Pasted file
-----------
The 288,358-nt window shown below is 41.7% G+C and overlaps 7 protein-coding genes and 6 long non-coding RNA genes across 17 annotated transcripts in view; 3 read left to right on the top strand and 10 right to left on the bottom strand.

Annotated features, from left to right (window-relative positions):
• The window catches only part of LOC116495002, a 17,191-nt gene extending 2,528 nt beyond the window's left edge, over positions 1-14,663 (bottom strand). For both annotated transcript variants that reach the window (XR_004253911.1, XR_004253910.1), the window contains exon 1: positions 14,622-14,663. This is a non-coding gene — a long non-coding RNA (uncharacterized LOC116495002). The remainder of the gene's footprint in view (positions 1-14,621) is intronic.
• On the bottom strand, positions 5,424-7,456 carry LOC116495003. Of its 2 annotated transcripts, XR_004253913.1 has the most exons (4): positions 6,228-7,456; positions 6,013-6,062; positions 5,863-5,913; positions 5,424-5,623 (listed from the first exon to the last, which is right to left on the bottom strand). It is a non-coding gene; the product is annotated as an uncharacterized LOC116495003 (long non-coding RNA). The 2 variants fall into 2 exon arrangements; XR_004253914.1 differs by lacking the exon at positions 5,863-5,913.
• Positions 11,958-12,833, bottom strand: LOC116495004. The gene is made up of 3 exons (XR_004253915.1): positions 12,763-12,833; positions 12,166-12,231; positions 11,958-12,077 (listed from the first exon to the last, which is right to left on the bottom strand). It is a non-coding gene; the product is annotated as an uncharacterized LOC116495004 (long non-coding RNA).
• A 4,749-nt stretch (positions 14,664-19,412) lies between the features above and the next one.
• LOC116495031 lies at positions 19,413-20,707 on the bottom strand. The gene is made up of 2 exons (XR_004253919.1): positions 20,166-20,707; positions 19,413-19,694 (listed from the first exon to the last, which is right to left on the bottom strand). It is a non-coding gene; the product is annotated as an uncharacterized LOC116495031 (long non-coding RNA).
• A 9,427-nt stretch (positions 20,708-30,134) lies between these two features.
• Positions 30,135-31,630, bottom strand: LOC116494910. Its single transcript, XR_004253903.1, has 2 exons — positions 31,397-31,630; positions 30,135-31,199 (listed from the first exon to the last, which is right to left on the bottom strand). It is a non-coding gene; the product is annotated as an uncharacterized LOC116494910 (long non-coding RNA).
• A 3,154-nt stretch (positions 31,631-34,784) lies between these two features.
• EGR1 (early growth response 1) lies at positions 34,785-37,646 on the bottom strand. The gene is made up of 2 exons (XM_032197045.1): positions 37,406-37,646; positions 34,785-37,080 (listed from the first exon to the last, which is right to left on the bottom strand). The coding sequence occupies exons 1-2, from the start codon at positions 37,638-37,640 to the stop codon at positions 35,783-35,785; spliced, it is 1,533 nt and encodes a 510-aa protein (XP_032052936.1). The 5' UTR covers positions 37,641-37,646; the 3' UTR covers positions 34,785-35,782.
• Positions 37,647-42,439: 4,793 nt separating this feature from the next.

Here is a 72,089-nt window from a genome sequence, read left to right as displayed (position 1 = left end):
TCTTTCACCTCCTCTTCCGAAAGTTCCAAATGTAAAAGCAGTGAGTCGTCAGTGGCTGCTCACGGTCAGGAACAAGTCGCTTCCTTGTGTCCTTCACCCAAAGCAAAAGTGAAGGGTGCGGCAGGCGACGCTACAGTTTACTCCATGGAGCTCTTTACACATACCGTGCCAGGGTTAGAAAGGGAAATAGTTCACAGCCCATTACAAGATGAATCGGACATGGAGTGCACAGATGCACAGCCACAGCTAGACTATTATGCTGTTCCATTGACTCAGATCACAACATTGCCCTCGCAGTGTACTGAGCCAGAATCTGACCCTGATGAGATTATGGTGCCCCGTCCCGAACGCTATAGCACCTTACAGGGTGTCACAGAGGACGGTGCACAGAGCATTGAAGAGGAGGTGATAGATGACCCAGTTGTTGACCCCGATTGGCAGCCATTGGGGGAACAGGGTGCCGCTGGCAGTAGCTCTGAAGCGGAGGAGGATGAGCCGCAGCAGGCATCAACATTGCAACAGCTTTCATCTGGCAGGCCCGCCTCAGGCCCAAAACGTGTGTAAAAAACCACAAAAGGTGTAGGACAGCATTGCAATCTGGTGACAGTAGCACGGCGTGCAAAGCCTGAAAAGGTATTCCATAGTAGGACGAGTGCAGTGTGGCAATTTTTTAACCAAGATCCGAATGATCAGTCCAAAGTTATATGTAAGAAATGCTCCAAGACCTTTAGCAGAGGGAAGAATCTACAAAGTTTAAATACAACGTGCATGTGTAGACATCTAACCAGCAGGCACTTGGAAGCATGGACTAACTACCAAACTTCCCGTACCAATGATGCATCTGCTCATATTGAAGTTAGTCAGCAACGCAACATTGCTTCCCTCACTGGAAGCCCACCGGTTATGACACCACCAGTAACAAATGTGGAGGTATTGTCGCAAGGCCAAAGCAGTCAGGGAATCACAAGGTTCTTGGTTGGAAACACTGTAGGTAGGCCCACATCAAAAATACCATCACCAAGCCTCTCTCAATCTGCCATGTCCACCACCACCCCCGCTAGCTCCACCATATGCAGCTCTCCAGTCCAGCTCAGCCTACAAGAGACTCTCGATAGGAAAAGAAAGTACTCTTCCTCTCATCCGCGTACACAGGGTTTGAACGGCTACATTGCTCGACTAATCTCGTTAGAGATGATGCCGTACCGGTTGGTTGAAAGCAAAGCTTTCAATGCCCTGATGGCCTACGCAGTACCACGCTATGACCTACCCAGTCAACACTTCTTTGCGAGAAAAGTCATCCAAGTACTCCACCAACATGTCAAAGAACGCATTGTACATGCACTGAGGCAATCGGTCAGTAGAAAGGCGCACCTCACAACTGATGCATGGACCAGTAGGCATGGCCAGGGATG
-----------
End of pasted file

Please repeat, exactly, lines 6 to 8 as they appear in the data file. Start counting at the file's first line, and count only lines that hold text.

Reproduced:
• A 4,749-nt stretch (positions 14,664-19,412) lies between the features above and the next one.
• LOC116495031 lies at positions 19,413-20,707 on the bottom strand. The gene is made up of 2 exons (XR_004253919.1): positions 20,166-20,707; positions 19,413-19,694 (listed from the first exon to the last, which is right to left on the bottom strand). It is a non-coding gene; the product is annotated as an uncharacterized LOC116495031 (long non-coding RNA).
• A 9,427-nt stretch (positions 20,708-30,134) lies between these two features.